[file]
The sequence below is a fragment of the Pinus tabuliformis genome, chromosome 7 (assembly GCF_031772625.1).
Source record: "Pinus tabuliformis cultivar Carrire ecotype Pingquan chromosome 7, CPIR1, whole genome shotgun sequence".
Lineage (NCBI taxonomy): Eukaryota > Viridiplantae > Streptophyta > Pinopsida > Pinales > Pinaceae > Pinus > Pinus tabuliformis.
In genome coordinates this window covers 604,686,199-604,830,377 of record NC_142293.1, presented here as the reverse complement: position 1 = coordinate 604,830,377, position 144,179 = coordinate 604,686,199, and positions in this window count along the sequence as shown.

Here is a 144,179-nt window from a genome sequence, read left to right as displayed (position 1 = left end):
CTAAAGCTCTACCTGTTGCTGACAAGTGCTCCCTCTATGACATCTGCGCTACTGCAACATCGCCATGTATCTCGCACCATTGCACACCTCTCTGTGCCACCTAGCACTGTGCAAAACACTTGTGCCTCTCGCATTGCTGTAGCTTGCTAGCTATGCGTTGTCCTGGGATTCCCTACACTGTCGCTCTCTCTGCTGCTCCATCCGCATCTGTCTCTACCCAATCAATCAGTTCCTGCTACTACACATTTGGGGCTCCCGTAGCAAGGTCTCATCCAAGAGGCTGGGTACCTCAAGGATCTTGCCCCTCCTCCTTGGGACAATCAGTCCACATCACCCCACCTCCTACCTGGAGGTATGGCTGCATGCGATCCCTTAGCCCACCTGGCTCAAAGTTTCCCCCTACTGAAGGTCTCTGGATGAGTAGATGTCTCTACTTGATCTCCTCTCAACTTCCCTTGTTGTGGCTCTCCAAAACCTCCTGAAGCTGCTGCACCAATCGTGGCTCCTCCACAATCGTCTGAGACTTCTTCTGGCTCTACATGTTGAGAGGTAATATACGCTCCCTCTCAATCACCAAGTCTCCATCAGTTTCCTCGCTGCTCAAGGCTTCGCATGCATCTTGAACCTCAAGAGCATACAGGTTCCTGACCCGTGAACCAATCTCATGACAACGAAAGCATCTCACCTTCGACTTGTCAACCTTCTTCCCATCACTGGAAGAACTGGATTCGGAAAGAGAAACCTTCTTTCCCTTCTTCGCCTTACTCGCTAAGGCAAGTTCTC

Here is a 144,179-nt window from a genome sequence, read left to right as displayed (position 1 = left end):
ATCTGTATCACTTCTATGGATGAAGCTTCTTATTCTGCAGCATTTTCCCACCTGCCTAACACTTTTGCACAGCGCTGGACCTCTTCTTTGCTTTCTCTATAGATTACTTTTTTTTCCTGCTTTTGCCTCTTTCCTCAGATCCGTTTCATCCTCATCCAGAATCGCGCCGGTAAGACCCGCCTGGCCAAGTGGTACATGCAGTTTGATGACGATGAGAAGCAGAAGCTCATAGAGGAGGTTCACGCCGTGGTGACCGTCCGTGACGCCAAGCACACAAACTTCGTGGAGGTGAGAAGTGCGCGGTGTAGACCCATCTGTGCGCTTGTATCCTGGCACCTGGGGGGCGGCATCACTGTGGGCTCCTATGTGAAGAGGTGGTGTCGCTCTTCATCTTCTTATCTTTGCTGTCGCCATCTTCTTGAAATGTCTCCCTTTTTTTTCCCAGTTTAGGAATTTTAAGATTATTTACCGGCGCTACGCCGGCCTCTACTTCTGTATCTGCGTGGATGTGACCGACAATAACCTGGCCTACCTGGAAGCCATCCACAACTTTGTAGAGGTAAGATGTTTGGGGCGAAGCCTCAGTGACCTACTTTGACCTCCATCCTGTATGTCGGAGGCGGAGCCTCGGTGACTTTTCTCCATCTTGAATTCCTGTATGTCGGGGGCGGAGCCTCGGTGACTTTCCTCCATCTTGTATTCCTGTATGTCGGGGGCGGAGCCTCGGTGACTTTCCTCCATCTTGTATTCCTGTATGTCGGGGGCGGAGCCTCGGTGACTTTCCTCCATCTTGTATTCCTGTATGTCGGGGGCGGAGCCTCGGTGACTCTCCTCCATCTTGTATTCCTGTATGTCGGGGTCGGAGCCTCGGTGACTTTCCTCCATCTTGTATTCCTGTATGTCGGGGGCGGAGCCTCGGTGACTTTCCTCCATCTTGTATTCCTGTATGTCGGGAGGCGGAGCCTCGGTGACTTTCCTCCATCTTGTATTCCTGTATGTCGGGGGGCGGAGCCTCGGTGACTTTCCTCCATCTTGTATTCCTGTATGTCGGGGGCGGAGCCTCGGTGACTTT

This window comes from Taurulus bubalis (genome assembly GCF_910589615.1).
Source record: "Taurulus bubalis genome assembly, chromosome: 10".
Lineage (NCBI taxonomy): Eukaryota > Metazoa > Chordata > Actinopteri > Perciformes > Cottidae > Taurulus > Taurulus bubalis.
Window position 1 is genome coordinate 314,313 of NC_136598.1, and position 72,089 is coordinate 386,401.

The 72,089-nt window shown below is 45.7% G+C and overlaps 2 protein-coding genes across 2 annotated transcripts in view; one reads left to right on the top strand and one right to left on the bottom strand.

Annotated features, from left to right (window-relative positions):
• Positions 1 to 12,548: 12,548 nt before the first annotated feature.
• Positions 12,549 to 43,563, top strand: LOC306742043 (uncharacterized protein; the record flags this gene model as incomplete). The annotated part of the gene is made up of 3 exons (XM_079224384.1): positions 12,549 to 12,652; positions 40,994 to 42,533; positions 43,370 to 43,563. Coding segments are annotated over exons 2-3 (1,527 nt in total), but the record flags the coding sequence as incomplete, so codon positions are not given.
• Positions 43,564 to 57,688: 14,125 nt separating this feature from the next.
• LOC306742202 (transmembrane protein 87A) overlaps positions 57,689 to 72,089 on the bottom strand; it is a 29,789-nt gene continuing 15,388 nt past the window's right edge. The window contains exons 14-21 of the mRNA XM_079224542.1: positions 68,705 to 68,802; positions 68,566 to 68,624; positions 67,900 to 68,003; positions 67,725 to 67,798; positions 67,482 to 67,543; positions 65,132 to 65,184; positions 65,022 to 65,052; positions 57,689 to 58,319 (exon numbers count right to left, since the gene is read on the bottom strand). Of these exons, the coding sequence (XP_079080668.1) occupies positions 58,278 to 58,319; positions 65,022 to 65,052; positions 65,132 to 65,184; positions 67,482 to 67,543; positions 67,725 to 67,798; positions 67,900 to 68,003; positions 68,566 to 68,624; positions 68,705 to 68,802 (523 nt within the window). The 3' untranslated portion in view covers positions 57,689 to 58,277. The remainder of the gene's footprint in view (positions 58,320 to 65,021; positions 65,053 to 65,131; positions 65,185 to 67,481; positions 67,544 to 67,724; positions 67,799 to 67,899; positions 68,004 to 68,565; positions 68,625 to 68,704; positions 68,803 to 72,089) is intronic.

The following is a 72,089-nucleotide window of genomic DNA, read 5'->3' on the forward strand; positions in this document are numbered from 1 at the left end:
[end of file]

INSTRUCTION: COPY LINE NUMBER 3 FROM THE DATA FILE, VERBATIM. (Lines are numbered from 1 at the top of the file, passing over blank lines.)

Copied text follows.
Lineage (NCBI taxonomy): Eukaryota > Viridiplantae > Streptophyta > Pinopsida > Pinales > Pinaceae > Pinus > Pinus tabuliformis.